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targeted informant led stings. >> to them, everyone in the muslim community is a potential informant or a potential terrorist.
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we looked at securedrop in the piece that preceded this interview. can you give me an idea of how that one piece of technology, that one option, has changed things for you at the guardian and for some of the people you
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are dealing with? >> so securedrop is like a really nice shop front. it's a whole bunch of technologies that exist but it gives them a brand and pulls them together so that for a potential source, it looks like this one good tool they can use to communicate anonymously. it has taken every single precaution you can do. it clears logs, advises people how to use it. it will makes sure it can only be open on a computer that's not in the internet. the packaging makes it quite sort of clever. and it's a nice pre-made shop front for someone to send about. >> not to sound too paranoid, but as they say, it's not paranoia if they are out to >> yeah. >> how do we know your
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securedrop box is as secure as it says? >> the absolutely honest answer is we can never say 100% we know something is secure. we don't know the full capabilities. what we do know is this stuff, these standards, as good as we can get it. and theres nothing in the snowden documents to suggest trivial. it's obvious in the documents that encryption is a headache for them, especially mass collection. encryption slows them down. >> after snowden, with the nsa, all of this talk of encryption, do you run into journalists, be it inside your organization or to them? >> the sales pitch is if tur communicating with sources and
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you are not using encryption, you are putting them at an unnecessary risk of exposure. there is no such thing as a responsible journalist who doesn't use encryption. if you don't use this stuff, you are negligent. people have gotten better than they did. if you start to talk about en christians 18 months ago, your editor's eyes would glaze over now at the top of any news organization, these are had about how to protect sources. >> the other way to look at it is glen green wamd fwloou the story of his life, couldn't be bothered or figure out the encryption tool. >> yeah. glen is a phenomenal journalist but he could do it all. it's fine. if he can do it, other reporters should. you don't have to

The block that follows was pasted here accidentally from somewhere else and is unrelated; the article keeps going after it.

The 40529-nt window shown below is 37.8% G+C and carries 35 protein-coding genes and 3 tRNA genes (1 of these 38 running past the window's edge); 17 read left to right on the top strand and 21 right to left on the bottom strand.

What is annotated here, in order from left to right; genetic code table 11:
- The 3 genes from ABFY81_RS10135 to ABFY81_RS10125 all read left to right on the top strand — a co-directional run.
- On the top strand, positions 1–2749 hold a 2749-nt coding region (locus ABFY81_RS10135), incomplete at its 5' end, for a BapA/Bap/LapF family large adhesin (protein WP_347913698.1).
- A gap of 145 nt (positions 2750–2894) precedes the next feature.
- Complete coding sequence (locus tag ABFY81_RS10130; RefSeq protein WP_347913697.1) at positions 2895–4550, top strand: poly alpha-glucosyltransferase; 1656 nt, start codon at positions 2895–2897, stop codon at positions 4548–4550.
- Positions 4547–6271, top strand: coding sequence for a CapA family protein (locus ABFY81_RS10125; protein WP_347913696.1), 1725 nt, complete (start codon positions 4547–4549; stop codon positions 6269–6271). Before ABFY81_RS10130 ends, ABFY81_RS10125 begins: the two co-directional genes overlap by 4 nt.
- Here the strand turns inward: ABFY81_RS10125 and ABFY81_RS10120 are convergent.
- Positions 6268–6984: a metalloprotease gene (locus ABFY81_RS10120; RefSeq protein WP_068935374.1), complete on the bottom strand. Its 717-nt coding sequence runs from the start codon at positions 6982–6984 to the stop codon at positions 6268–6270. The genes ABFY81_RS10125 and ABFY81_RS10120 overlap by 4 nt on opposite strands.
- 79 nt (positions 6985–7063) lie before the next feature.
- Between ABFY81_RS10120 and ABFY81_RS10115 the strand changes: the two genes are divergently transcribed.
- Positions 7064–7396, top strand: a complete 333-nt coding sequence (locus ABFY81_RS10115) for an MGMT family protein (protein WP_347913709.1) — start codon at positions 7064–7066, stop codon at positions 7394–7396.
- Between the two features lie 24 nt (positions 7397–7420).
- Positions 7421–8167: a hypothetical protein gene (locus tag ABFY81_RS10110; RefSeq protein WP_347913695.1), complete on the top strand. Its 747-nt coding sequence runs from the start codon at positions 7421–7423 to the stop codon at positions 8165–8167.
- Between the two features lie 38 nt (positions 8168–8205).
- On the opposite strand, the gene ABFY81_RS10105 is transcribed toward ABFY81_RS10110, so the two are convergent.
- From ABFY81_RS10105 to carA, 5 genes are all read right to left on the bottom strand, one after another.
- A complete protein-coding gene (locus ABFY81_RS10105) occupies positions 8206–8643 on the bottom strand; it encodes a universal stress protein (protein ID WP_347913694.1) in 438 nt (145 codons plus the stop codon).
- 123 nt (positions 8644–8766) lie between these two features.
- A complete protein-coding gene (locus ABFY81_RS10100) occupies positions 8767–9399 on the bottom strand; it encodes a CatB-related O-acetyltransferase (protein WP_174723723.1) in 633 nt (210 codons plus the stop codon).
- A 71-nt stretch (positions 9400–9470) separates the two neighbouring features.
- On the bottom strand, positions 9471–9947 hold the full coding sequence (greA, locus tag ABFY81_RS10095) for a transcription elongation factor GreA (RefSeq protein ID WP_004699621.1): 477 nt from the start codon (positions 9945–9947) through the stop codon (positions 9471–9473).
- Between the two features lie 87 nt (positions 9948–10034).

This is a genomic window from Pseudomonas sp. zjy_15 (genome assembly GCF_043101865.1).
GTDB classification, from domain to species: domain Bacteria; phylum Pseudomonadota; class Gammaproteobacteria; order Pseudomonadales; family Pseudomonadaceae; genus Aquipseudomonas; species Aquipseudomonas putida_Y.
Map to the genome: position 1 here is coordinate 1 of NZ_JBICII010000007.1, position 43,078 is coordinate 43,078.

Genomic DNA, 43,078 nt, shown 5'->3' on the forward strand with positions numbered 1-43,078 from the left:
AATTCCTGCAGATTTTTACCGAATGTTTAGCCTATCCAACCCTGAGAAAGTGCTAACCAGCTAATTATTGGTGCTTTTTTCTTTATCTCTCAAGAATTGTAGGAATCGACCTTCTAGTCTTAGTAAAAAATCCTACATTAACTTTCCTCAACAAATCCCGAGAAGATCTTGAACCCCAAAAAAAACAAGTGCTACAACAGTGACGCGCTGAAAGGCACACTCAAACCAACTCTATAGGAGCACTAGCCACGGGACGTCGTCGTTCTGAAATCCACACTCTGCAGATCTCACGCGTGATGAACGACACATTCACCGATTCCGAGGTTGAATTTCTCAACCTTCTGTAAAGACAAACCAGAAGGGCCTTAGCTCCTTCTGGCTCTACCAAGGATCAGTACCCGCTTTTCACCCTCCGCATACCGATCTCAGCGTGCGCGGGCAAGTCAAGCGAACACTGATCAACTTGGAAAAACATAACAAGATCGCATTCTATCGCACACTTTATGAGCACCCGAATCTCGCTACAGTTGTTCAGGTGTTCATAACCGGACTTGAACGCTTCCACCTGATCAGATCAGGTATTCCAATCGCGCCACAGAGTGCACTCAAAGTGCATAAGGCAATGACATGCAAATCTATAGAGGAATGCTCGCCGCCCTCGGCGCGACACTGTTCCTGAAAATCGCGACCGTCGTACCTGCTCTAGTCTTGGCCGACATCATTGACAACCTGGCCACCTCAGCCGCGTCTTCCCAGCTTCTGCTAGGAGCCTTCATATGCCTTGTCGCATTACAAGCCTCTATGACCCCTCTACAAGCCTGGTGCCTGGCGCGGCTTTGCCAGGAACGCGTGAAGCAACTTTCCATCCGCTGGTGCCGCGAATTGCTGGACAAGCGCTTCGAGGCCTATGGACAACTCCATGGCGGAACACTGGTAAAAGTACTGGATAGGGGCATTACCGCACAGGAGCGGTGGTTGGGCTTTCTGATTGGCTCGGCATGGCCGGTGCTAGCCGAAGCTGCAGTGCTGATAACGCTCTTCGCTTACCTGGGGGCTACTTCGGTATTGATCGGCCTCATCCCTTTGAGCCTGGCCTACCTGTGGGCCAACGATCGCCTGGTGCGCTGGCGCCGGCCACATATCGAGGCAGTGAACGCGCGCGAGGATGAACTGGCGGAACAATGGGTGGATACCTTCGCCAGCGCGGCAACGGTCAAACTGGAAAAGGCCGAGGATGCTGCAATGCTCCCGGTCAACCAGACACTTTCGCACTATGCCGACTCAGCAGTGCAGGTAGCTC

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rye train half a day, and you'll be there? >> when it could to the area of secure and before thomas, thomas drake and john kuriak who the obama as minstration, as well known to anybody prosecuted more under the espionage act than all previous administrations combined. are you seeing any signs that the trickle of information from with whistle blowers is about to grow into something more significant than that? >> one of the things to remember is before chelsea man, the biggest ever leak was the pentagon papers from daniel elsburg and we went a long time waiting for each bigger than the last but then it's only been four years, three years between
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that and edward snowden surfacing. what it sort of shows there is this is kind of culture secrecy and it's quite self defeating. the glus government and the u.k. governments try to hold more and more stuff secret and try to do more and more behind closed doors and that's where people seem motivated to exposing about it. the tricky thing for us is the media. we get into the second year of snowden stuff. when we have loads of scoops, it'sedes to keep reporting it. all of this stuff is as imports as it was. the risks is journal simple still there. how do we look at it when it's not these big scoops? we have to try to reflect in public and private on actually have we done enough, have we changed enough? and what is
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happening? that's stuff. >> are you seeing signs encryption is being used by journalists? >> i think yes. mosh people are using stuff like tour which protects browsing. you start to see on twitter now at the end of people's bios,lings to pgp keys. i think people are picking up on it. but the difficulty is certainly for journalists and non-journalists, it's not easy to use yet. it'sedes. it's great. when you are trying to use a secure wrap, it's not and so i one of the post snowden implications is there is a market for good easy privacy tech where you don't have to be, you know, a nerd like me to get it and to appreciate it. >> james ball for the from "the gua guardian" thanks for talking to us. thanks very
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>> maman bashir alex niev camila karamova di dai jin peng pan sunatillo i am sorry if i pronounced your name wrong. >> it was not a choice for us, for the children to come here.